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01 - 08 March 2006 
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Uganda: The Beginning of the End?

The people of Uganda went to the polls to elect members of National Parliament and also the President of the Republic. It was a historical election in many ways. It was the first multiparty elections since the National Resistance Army and Movement (NRA/M) captured power in 1986 and ushered in almost two decades of No Party government under President Yoweri  Kaguta Museveni. It was an election in which the voters were faced with much clearer choice of candidates based on political parties or coalitions of them offering different programmes or emphasizing different aspects of shared policies. The voters were also spoilt for choice of candidates at various levels, from the plainly mediocre to the comical, the damn serious and many in between. The people of Uganda were the final arbiters of political wrangles and the ultimate employers of the political class from the president to his batman. They had the chance to award marks to all the candidates and parties and decide who governs Uganda for the next five years. 


It was probably the most controversial election campaign yet at all levels including candidates of the same party slugging it out very fiercely leading to defections, re infections or some other settlements.


The Election tourism industry flourished with columnists, allied clients in the NGOs, local and international, hotels, leisure, entertainment, taxis, car hires, other transporters, food sellers, business centers wishing the campaigns had gone longer for more business.


Initial reports from different observers were typical of what one has come to expect these days about election safaris. It seemed the statements were already written before they arrived, or the templates were in their laptops and all they needed to do was just cut and paste, changing location, country and names of parties and candidates as and where necessary. A minority of the Voter tourists suggested that due to the still unleveled political balance between the government and the opposition, the election would not be fully free and fair. The majority of reports so far including that of the AU released initially suggested that in spite of a few incidents including violence, they were confident that the campaigns had been generally been ‘ok’ and looked forward to a free and fair election.


The opposition, ruling parties and their supporters reacted to these assessments differently depending on their political interests. But there was no denying the truth that the government did engage in underhand methods some of them so crude and crass that they begged disbelief. They were clearly intimidatory of the opposition and disruptive of their campaigns.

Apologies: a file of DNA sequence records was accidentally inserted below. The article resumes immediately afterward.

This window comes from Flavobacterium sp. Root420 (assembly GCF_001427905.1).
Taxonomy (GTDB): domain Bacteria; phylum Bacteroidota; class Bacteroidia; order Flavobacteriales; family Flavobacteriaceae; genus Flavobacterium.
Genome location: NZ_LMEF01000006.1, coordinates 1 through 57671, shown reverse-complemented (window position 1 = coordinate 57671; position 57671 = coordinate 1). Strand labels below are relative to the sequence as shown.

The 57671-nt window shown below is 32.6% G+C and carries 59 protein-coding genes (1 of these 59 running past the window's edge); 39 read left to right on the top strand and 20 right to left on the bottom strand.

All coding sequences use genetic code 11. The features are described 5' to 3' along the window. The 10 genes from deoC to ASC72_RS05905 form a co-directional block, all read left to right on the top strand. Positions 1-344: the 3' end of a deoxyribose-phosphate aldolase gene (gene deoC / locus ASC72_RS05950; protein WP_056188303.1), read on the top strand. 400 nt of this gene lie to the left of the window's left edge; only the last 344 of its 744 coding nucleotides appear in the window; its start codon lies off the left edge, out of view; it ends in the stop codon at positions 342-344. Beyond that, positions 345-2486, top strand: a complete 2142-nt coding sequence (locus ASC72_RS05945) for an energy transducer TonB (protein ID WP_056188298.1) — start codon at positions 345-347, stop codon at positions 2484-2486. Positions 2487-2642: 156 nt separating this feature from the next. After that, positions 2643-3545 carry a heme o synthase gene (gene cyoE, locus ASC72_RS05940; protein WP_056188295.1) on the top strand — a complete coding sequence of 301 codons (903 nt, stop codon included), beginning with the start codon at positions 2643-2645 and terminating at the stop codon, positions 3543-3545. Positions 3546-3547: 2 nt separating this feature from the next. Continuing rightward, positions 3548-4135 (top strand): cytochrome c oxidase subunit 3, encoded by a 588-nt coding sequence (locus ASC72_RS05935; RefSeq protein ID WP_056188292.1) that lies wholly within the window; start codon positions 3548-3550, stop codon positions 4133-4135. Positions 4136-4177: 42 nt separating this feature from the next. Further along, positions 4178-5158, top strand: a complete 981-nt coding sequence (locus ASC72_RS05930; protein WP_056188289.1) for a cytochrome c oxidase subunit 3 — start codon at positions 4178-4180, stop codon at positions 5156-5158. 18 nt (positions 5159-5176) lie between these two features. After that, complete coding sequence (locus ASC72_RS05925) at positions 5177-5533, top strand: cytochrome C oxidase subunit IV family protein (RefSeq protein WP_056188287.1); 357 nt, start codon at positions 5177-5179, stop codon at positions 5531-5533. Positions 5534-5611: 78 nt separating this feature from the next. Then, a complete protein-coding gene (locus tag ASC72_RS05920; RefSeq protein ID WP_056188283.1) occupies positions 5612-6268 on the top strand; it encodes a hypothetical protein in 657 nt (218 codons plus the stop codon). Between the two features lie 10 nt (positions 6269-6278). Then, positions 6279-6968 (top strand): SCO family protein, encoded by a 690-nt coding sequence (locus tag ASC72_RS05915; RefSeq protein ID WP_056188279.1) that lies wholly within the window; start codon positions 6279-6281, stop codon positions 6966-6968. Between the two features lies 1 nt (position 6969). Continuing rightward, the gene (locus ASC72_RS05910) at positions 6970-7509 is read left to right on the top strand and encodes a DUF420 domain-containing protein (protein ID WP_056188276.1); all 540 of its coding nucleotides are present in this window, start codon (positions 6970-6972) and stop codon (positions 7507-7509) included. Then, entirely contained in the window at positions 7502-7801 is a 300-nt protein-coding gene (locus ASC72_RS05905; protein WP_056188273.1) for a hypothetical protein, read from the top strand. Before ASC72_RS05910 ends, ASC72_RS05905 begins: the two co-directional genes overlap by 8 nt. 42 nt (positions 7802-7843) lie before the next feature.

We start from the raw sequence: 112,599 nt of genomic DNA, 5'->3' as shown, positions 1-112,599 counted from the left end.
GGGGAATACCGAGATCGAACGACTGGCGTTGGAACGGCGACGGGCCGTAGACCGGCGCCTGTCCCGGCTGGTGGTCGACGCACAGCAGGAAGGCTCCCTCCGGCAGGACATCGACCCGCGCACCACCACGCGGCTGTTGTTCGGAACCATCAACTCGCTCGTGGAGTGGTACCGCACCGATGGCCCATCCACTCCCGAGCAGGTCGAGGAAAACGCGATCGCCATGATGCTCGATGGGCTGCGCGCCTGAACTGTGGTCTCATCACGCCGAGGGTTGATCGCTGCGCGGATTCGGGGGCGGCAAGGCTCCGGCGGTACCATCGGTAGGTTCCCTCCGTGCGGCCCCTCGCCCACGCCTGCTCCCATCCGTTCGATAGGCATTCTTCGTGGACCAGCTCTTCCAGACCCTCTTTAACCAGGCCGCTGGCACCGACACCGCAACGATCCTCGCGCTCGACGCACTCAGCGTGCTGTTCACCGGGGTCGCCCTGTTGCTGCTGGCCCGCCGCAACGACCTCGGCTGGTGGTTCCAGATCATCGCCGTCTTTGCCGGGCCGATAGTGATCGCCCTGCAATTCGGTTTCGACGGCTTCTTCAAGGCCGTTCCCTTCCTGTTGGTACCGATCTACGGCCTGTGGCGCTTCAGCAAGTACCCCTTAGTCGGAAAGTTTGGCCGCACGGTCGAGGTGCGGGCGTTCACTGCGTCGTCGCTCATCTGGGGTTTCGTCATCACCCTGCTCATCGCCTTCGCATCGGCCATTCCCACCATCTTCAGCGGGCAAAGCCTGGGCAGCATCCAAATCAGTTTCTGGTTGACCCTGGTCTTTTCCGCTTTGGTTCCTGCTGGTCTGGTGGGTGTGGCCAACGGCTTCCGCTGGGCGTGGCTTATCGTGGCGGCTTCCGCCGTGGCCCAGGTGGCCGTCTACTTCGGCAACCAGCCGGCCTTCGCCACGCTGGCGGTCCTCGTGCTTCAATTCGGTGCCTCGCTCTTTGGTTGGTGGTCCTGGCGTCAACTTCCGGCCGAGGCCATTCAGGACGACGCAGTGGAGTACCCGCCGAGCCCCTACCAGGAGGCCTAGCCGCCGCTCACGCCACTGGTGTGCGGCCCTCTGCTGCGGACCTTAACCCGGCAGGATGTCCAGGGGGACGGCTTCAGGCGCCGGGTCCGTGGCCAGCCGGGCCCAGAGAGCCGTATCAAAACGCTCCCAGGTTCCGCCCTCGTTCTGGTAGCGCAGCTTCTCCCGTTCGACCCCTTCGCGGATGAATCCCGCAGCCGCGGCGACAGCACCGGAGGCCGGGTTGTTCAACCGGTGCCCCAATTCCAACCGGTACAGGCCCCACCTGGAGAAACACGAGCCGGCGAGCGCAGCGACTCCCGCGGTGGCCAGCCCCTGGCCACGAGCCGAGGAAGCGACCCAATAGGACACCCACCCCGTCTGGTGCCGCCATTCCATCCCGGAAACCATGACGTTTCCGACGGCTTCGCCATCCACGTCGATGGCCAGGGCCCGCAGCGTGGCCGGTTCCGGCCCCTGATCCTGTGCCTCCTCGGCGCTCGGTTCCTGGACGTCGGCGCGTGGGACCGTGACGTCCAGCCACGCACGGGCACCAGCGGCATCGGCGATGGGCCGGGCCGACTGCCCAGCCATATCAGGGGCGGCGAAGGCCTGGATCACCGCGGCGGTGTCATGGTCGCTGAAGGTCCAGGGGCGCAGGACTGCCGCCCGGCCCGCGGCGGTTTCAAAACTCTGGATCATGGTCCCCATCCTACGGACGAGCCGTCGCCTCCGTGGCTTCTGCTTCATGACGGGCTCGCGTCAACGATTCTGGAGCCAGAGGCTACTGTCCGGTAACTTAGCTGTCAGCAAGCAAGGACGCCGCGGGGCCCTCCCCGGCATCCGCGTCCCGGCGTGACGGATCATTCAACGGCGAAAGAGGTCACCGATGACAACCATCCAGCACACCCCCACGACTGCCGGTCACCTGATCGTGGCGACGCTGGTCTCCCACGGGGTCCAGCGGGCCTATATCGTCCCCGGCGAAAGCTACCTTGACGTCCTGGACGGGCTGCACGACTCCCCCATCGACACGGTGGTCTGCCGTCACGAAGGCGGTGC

The main opposition candidate and former follower of Museveni, retired Col Kiiza Besigye was facing trial for treason and in a new political low, trial for alleged rape. He was in and out of courts, detention centers, as well as campaigning across the country. In further twists, some supporters of the ruling party claimed intimidation especially in opposition strong holds.


But it is an unequal balance of terror because the ruling party and government always have greater power and leverage for intimidation than the opposition combined. Debates and controversies continue.


It is a right that has been won with blood and struggles. It is not a gift from any leader or party. It is not just those who went to the Bush to fight dictatorship who made democratization possible. The millions who stayed in the country, kept working in spite of all odds, kept hope alive and supported the struggles in non armed ways have also made their contributions and many of them also paid with their lives. There was a tendency on the part of Museveni and his zealots to equate opposition to him as treason. 


But democracy like rainfall knows no good or bad farmer. This means that even those who were on the wrong side of the democratic struggles have the right to democratic freedoms and protection within the law. Controversies and passions not withstanding, people will still inhabit the same country with their political opponents, this time, tomorrow and the day after.


It is important for every qualified citizen to exercise their democratic right to decide who governs them though it is also democratic if you feel that none of the candidates or parties represents your interest to refuse to vote. 


Of course the election, though the most decisive event, is not the only proof of democracy. The process leading to it is also important in determining the legitimacy of the outcome. And voting in itself is not enough as Joseph Stalin (no pretender for any democratic values) once observed that while he was not able to influence how people voted he could influence how the vote is counted.  In many countries, not just Africa, the way people vote can be influenced. However the decisive influence often tends to be the counting. People must defend their mandate by ensuring that all their votes are properly counted (remember Florida!) and the results tally with how they voted.


Whatever the outcome Uganda can never be the same again as the era of deepening multi party democracy beacons. For Museveni and his acolytes, it is the beginning of the end.

By Dr. Tajudeen Abdul
Deputy Director, Africa, for the UN Millennium Campaign based in Nairobi Kenya. He writes this weekly column in his personal capacity as a Pan Africanist and a Director of the London-Based Justice Africa

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